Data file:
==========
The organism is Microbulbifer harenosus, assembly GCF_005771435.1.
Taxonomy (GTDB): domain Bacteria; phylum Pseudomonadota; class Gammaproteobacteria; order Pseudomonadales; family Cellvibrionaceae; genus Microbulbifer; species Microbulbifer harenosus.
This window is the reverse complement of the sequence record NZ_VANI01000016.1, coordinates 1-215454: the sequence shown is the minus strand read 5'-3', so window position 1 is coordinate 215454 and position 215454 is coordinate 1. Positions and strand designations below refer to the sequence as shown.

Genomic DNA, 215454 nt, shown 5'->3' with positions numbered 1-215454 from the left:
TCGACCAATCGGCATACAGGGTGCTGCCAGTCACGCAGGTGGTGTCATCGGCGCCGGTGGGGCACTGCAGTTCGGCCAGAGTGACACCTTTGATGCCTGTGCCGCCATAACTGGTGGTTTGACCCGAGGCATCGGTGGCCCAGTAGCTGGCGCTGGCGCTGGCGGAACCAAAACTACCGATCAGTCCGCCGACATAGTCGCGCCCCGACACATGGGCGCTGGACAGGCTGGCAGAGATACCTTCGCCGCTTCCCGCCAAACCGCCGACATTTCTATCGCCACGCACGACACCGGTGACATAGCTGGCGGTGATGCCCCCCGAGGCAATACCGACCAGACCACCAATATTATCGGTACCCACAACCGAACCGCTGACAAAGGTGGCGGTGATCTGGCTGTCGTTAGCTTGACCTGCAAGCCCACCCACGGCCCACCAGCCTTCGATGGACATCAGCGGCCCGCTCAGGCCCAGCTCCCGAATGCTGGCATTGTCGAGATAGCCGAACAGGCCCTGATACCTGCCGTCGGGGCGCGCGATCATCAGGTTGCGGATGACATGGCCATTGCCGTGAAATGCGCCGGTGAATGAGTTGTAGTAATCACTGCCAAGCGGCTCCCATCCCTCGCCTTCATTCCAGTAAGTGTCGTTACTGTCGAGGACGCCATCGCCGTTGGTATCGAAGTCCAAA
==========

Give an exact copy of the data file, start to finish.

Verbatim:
The organism is Microbulbifer harenosus, assembly GCF_005771435.1.
Taxonomy (GTDB): domain Bacteria; phylum Pseudomonadota; class Gammaproteobacteria; order Pseudomonadales; family Cellvibrionaceae; genus Microbulbifer; species Microbulbifer harenosus.
This window is the reverse complement of the sequence record NZ_VANI01000016.1, coordinates 1-215454: the sequence shown is the minus strand read 5'-3', so window position 1 is coordinate 215454 and position 215454 is coordinate 1. Positions and strand designations below refer to the sequence as shown.

Genomic DNA, 215454 nt, shown 5'->3' with positions numbered 1-215454 from the left:
TCGACCAATCGGCATACAGGGTGCTGCCAGTCACGCAGGTGGTGTCATCGGCGCCGGTGGGGCACTGCAGTTCGGCCAGAGTGACACCTTTGATGCCTGTGCCGCCATAACTGGTGGTTTGACCCGAGGCATCGGTGGCCCAGTAGCTGGCGCTGGCGCTGGCGGAACCAAAACTACCGATCAGTCCGCCGACATAGTCGCGCCCCGACACATGGGCGCTGGACAGGCTGGCAGAGATACCTTCGCCGCTTCCCGCCAAACCGCCGACATTTCTATCGCCACGCACGACACCGGTGACATAGCTGGCGGTGATGCCCCCCGAGGCAATACCGACCAGACCACCAATATTATCGGTACCCACAACCGAACCGCTGACAAAGGTGGCGGTGATCTGGCTGTCGTTAGCTTGACCTGCAAGCCCACCCACGGCCCACCAGCCTTCGATGGACATCAGCGGCCCGCTCAGGCCCAGCTCCCGAATGCTGGCATTGTCGAGATAGCCGAACAGGCCCTGATACCTGCCGTCGGGGCGCGCGATCATCAGGTTGCGGATGACATGGCCATTGCCGTGAAATGCGCCGGTGAATGAGTTGTAGTAATCACTGCCAAGCGGCTCCCATCCCTCGCCTTCATTCCAGTAAGTGTCGTTACTGTCGAGGACGCCATCGCCGTTGGTATCGAAGTCCAAA